Workplace mental health introduction: part two

Factors which influence workplace mental health.

Shape

Overview

How this helps my business

If you've completed part one of the introduction – great work! You should now have a clear understanding of mental health and how it's relevant to your role as a business owner or leader.

This final stage of your introduction explains the different factors that are within an employer's control which can influence a workers' ability to thrive in their workplace.

Key stats and facts


45%  

Of working Victorians have admitted to leaving a workplace due to a poor environment in terms of mental health

Heads Up (Beyond Blue), Instinct and Reason – Employer of Choice study, 2014


$2.30  

Return on every dollar spent creating a mentally healthy workplace.

PWC, Beyond Blue National Mental Health Commission, 2014

Step 1

Workplace causes of poor mental health

Certain work-related experiences can negatively impact the mental health of workers. These include:

  • stress
  • bullying
  • fatigue
  • physical injury
  • violence, including family and gendered violence (including sexual harassment)

These can be caused by a number of mental health hazards, also known as psychosocial hazards. Psychosocial hazards can increase the risk of work-related stress and can lead to psychological or physical harm. Workers are likely to be exposed to a combination of psychosocial hazards. Some of these may always be present, while others occur occasionally.

Watch the video for an introduction to work-related factors and psychosocial hazards.

What are work related factors?

Step 2

Psychosocial hazards

The first step is to be able to identify issues or hazards so that you can take steps to manage the risk of harm, and prevent mental injury from occurring.

Below is a list of the common psychosocial hazards that can impact the psychological health of workers.

Step 3

Benefits of a mentally healthy workplace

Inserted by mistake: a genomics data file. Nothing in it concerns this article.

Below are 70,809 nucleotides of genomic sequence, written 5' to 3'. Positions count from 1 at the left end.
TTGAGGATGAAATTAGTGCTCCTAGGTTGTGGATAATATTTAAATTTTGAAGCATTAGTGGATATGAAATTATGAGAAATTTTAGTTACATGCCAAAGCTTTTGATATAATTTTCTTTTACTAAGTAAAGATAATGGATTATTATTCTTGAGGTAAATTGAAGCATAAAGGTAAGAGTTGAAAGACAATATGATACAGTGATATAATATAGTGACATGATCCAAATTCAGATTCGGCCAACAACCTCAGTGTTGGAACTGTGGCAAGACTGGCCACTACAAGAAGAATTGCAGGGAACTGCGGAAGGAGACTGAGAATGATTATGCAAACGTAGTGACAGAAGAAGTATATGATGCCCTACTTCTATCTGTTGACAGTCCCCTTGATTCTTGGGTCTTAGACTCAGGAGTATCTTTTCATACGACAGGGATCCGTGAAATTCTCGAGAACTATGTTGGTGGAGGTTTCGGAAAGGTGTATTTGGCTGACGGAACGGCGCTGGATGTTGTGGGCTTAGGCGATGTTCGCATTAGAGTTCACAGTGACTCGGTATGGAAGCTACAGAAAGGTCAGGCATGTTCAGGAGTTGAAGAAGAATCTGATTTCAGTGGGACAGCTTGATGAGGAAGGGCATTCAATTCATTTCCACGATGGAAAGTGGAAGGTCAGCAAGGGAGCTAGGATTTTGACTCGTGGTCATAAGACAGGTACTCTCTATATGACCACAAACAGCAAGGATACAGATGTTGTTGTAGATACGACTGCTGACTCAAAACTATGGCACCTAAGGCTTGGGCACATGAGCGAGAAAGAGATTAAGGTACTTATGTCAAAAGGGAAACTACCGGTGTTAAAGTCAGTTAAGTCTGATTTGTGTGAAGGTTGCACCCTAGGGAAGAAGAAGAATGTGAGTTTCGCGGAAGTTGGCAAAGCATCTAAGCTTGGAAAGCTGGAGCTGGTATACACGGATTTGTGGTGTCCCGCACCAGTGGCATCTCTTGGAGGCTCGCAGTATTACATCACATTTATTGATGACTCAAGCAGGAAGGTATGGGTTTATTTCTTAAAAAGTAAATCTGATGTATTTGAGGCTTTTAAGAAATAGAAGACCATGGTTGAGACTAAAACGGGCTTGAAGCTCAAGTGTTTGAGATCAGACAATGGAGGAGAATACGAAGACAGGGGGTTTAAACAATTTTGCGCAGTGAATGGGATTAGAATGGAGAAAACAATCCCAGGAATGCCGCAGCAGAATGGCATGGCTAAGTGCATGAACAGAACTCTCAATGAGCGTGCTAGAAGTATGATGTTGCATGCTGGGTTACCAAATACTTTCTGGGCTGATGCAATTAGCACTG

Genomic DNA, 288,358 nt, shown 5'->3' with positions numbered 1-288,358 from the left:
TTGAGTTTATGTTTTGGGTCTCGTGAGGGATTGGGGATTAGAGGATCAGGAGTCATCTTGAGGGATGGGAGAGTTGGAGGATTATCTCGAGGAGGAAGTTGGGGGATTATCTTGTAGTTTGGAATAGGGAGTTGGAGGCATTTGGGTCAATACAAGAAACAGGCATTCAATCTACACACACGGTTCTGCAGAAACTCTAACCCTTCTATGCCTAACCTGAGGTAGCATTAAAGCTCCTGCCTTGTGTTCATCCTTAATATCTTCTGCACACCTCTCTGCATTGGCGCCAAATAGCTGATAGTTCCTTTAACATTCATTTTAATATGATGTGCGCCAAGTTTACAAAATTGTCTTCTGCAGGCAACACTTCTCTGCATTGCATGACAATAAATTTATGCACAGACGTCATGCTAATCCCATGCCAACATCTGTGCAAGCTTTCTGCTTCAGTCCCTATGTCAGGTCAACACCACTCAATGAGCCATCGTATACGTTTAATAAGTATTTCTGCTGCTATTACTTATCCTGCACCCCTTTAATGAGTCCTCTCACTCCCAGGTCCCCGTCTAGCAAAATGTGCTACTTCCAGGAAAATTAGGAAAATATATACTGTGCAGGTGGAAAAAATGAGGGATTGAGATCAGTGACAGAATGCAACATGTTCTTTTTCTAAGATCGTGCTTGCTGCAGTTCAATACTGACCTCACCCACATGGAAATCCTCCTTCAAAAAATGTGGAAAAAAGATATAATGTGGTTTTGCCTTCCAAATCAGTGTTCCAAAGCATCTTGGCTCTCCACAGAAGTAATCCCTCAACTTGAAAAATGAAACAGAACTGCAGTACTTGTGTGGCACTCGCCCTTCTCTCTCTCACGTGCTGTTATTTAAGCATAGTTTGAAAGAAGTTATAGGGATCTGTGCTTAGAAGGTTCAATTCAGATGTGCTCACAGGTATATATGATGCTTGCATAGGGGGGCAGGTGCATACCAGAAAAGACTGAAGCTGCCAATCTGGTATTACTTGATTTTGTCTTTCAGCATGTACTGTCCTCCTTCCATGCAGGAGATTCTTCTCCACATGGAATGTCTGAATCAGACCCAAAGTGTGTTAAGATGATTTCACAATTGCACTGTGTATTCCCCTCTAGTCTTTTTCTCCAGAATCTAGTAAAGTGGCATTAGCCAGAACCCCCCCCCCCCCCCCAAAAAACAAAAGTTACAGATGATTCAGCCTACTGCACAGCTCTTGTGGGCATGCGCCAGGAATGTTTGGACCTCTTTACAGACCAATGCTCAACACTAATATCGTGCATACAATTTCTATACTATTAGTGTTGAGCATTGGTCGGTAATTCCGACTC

Workplaces that proactively address these work-related factors and psychosocial hazards not only keep their workers safe but also see benefits to the business, including:

  • reduced worker absenteeism
  • increased productivity, output and engagement
  • improved workplace reputation – increased attraction, retention and customer base
  • improved workplace culture
  • increased return on investment and benefit to your business's bottom-line

The hidden cost of not prioritising a mentally healthy workplace

Research suggests that presenteeism (where an employee remains at work despite experiencing symptoms that result in reduced productivity levels) could be costing your business up to nine working days, per employee, every year.

When it comes to mental health, what's good for people is good for business too. In fact, for every dollar spent on a successful mental health initiative, businesses can expect to see a $2.30 return on investment (PwC 2014).

Visit Heads Up's Return on investment tool and find out how a business like yours might financially benefit from every dollar spent on improving workplace mental health.

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Disclaimer: The WorkWell Toolkit provides general information only. Please consider your specific circumstances, needs and seek appropriate professional advice.